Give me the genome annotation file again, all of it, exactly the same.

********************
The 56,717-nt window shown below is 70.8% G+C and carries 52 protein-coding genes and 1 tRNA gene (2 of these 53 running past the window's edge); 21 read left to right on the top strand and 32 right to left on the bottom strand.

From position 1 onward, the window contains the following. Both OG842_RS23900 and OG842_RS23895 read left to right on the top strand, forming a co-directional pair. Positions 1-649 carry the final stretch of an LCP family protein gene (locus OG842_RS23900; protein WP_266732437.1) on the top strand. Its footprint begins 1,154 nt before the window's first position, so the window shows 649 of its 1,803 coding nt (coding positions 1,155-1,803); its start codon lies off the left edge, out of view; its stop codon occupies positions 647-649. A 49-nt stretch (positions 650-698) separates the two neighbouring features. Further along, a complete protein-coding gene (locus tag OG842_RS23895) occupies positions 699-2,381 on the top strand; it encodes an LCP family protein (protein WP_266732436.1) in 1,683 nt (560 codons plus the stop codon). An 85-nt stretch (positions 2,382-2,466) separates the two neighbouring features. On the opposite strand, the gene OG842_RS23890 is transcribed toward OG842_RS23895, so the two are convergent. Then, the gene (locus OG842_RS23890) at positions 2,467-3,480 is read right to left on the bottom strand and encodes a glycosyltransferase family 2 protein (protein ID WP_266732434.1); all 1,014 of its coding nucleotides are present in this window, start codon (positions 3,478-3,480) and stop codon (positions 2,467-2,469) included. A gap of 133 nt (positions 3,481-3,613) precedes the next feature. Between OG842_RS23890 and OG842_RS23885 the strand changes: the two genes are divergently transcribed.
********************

The 56,717-nt window shown below is 70.8% G+C and carries 52 protein-coding genes and 1 tRNA gene (2 of these 53 running past the window's edge); 21 read left to right on the top strand and 32 right to left on the bottom strand.

From position 1 onward, the window contains the following. Both OG842_RS23900 and OG842_RS23895 read left to right on the top strand, forming a co-directional pair. Positions 1-649 carry the final stretch of an LCP family protein gene (locus OG842_RS23900; protein WP_266732437.1) on the top strand. Its footprint begins 1,154 nt before the window's first position, so the window shows 649 of its 1,803 coding nt (coding positions 1,155-1,803); its start codon lies off the left edge, out of view; its stop codon occupies positions 647-649. A 49-nt stretch (positions 650-698) separates the two neighbouring features. Further along, a complete protein-coding gene (locus tag OG842_RS23895) occupies positions 699-2,381 on the top strand; it encodes an LCP family protein (protein WP_266732436.1) in 1,683 nt (560 codons plus the stop codon). An 85-nt stretch (positions 2,382-2,466) separates the two neighbouring features. On the opposite strand, the gene OG842_RS23890 is transcribed toward OG842_RS23895, so the two are convergent. Then, the gene (locus OG842_RS23890) at positions 2,467-3,480 is read right to left on the bottom strand and encodes a glycosyltransferase family 2 protein (protein ID WP_266732434.1); all 1,014 of its coding nucleotides are present in this window, start codon (positions 3,478-3,480) and stop codon (positions 2,467-2,469) included. A gap of 133 nt (positions 3,481-3,613) precedes the next feature. Between OG842_RS23890 and OG842_RS23885 the strand changes: the two genes are divergently transcribed.